Designing For An Aging Generation

My grandfather will turn 90 this August. Very thankfully, he and my grandmother have the means to support themselves at that age. However, many many many others will not be able to do the same. Any report on global populations trends (like this one or this one) will mention the growing elderly population in any developed country; the age balance of such populations are tipping towards the old as never before. Who will care for those who can’t afford senior or assisted living communities?

Architecture isn’t the sole solution but it has a part to play. For my most recent entry in my New Archetypes column—which explores small projects that contain big ideas—I explored a project that realizes one way architecture can help tackle this growing issue. Designed by Susan Fitzgerald Architecture, this Halifax home and office accommodates changes in work and personal life: when the young eventually leave, the old move in for care, a home business grows or contracts, and more. The design expertly divides its living and working areas to accept multiple configurations of living and working. Click to learn how Fitzgerald did all these things, as well as incorporate urban agriculture into the building!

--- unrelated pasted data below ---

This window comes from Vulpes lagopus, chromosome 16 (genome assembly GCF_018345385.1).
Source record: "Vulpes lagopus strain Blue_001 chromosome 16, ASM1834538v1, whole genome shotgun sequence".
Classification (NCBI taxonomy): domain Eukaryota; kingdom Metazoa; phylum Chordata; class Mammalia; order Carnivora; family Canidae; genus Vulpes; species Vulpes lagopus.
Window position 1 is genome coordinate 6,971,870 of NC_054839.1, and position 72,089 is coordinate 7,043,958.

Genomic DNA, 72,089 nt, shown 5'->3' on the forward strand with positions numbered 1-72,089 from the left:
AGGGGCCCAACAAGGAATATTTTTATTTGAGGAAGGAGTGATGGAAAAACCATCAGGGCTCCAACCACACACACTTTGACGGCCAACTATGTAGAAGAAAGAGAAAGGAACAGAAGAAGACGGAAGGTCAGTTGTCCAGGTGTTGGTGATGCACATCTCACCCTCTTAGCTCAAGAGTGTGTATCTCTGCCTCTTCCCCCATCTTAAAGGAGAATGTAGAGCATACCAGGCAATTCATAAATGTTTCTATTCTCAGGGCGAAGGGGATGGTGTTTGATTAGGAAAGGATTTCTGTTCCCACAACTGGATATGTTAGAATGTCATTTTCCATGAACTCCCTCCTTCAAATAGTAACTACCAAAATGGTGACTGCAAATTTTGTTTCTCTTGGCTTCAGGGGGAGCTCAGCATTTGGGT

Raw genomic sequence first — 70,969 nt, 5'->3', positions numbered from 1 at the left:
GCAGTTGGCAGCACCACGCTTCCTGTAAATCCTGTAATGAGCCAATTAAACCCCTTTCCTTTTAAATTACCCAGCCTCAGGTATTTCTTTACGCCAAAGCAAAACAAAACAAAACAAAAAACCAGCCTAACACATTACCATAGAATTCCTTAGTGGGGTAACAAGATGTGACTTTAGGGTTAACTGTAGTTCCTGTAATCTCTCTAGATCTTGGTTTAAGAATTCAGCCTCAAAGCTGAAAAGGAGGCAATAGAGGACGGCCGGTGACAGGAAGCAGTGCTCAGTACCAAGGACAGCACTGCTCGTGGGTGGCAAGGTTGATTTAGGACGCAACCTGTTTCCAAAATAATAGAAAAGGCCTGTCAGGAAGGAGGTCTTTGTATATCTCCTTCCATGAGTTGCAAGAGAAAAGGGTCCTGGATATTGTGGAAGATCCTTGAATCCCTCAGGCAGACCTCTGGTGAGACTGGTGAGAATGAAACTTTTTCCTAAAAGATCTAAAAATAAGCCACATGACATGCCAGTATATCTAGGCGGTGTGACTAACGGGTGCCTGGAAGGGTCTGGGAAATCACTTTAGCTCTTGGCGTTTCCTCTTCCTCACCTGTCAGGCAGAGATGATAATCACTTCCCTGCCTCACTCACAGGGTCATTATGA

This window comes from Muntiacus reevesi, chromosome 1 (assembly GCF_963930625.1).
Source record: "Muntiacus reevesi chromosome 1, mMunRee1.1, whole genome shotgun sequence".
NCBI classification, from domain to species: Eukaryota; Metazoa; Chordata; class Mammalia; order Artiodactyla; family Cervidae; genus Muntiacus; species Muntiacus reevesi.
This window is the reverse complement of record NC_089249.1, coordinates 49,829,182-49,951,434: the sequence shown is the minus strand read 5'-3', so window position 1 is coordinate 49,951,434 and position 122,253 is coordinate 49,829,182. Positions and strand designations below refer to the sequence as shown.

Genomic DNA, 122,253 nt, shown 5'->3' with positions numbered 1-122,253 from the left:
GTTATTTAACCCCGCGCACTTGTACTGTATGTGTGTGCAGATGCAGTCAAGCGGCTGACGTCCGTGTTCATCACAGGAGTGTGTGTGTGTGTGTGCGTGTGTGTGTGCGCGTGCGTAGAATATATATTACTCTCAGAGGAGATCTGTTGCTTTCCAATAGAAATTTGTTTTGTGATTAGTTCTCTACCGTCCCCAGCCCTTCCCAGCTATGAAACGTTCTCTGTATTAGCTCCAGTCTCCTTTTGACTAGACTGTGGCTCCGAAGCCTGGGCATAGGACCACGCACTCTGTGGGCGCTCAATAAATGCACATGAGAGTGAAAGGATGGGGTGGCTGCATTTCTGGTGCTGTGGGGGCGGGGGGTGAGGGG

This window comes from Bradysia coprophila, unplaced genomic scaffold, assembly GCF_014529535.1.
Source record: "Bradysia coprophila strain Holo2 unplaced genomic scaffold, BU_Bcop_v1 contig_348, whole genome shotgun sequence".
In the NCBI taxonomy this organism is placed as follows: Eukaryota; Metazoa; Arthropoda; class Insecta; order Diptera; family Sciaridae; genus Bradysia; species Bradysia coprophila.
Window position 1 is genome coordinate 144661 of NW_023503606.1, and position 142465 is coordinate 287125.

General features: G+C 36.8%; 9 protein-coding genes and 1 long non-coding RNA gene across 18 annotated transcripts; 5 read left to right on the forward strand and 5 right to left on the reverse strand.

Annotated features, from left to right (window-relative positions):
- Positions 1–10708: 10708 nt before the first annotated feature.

Link to the Architizer Article

Top Photo: King Street Live/Work/Grow project, Photo by Greg Richardson via Architizer.


Not Your Average House On The Prairie

We often call something “in the middle of nowhere” but rarely does anything truly qualify. The Ranchero is an exception.

Located in the unincorporated community of Mazama, Washington, this house is in the middle of a national forest. It faces extreme heat and cold, from up to five feet of snowfall in winters to brush fires in the summer. How can a weekend house, left attended mos of the year, survive? Furthermore, how can it stay sensitive to its environment, reducing energy usage and opening up to landscape? The house more than rises to the challenge, as I found when I interviewed CAST Architecture Principal Tim Hammer on his design.

Link to the Article

Top Image: The Ranchero, Photo by Stefam Hampden